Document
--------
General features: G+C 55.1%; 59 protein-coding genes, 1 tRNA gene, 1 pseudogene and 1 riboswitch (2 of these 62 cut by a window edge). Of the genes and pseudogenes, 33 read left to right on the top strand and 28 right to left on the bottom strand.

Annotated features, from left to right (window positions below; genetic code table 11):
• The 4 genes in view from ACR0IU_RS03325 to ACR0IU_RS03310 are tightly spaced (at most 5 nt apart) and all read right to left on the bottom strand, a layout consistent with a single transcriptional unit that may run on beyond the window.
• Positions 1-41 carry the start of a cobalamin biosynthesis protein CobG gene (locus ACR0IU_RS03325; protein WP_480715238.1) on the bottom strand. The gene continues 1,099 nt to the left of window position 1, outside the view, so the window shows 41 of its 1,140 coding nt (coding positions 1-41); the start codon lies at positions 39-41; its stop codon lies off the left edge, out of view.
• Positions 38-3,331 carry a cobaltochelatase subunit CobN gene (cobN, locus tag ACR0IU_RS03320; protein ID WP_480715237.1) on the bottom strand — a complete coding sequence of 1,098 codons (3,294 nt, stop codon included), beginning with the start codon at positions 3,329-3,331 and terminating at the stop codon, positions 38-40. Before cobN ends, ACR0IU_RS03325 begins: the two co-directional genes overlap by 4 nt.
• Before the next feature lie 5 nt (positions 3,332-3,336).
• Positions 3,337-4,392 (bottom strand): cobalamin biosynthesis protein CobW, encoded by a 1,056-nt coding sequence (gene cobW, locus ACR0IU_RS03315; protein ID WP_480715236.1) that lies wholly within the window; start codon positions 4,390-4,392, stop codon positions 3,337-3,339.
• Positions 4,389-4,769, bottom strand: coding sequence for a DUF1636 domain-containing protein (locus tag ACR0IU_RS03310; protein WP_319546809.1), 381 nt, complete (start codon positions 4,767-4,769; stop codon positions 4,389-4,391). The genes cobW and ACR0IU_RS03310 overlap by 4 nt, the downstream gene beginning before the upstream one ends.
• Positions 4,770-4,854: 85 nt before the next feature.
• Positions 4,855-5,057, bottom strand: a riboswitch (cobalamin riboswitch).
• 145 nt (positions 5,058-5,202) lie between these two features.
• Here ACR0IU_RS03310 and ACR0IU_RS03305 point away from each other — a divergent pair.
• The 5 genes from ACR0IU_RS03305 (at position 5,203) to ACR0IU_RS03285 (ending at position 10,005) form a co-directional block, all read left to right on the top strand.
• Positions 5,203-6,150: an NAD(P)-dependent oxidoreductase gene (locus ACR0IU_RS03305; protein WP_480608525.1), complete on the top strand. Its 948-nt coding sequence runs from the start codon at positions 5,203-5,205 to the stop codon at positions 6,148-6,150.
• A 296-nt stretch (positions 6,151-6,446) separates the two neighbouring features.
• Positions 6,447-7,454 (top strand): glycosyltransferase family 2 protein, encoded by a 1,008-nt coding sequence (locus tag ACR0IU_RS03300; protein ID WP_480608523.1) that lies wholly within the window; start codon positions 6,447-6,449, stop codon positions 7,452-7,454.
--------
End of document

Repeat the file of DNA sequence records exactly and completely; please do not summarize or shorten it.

General features: G+C 55.1%; 59 protein-coding genes, 1 tRNA gene, 1 pseudogene and 1 riboswitch (2 of these 62 cut by a window edge). Of the genes and pseudogenes, 33 read left to right on the top strand and 28 right to left on the bottom strand.

Annotated features, from left to right (window positions below; genetic code table 11):
• The 4 genes in view from ACR0IU_RS03325 to ACR0IU_RS03310 are tightly spaced (at most 5 nt apart) and all read right to left on the bottom strand, a layout consistent with a single transcriptional unit that may run on beyond the window.
• Positions 1-41 carry the start of a cobalamin biosynthesis protein CobG gene (locus ACR0IU_RS03325; protein WP_480715238.1) on the bottom strand. The gene continues 1,099 nt to the left of window position 1, outside the view, so the window shows 41 of its 1,140 coding nt (coding positions 1-41); the start codon lies at positions 39-41; its stop codon lies off the left edge, out of view.
• Positions 38-3,331 carry a cobaltochelatase subunit CobN gene (cobN, locus tag ACR0IU_RS03320; protein ID WP_480715237.1) on the bottom strand — a complete coding sequence of 1,098 codons (3,294 nt, stop codon included), beginning with the start codon at positions 3,329-3,331 and terminating at the stop codon, positions 38-40. Before cobN ends, ACR0IU_RS03325 begins: the two co-directional genes overlap by 4 nt.
• Before the next feature lie 5 nt (positions 3,332-3,336).
• Positions 3,337-4,392 (bottom strand): cobalamin biosynthesis protein CobW, encoded by a 1,056-nt coding sequence (gene cobW, locus ACR0IU_RS03315; protein ID WP_480715236.1) that lies wholly within the window; start codon positions 4,390-4,392, stop codon positions 3,337-3,339.
• Positions 4,389-4,769, bottom strand: coding sequence for a DUF1636 domain-containing protein (locus tag ACR0IU_RS03310; protein WP_319546809.1), 381 nt, complete (start codon positions 4,767-4,769; stop codon positions 4,389-4,391). The genes cobW and ACR0IU_RS03310 overlap by 4 nt, the downstream gene beginning before the upstream one ends.
• Positions 4,770-4,854: 85 nt before the next feature.
• Positions 4,855-5,057, bottom strand: a riboswitch (cobalamin riboswitch).
• 145 nt (positions 5,058-5,202) lie between these two features.
• Here ACR0IU_RS03310 and ACR0IU_RS03305 point away from each other — a divergent pair.
• The 5 genes from ACR0IU_RS03305 (at position 5,203) to ACR0IU_RS03285 (ending at position 10,005) form a co-directional block, all read left to right on the top strand.
• Positions 5,203-6,150: an NAD(P)-dependent oxidoreductase gene (locus ACR0IU_RS03305; protein WP_480608525.1), complete on the top strand. Its 948-nt coding sequence runs from the start codon at positions 5,203-5,205 to the stop codon at positions 6,148-6,150.
• A 296-nt stretch (positions 6,151-6,446) separates the two neighbouring features.
• Positions 6,447-7,454 (top strand): glycosyltransferase family 2 protein, encoded by a 1,008-nt coding sequence (locus tag ACR0IU_RS03300; protein ID WP_480608523.1) that lies wholly within the window; start codon positions 6,447-6,449, stop codon positions 7,452-7,454.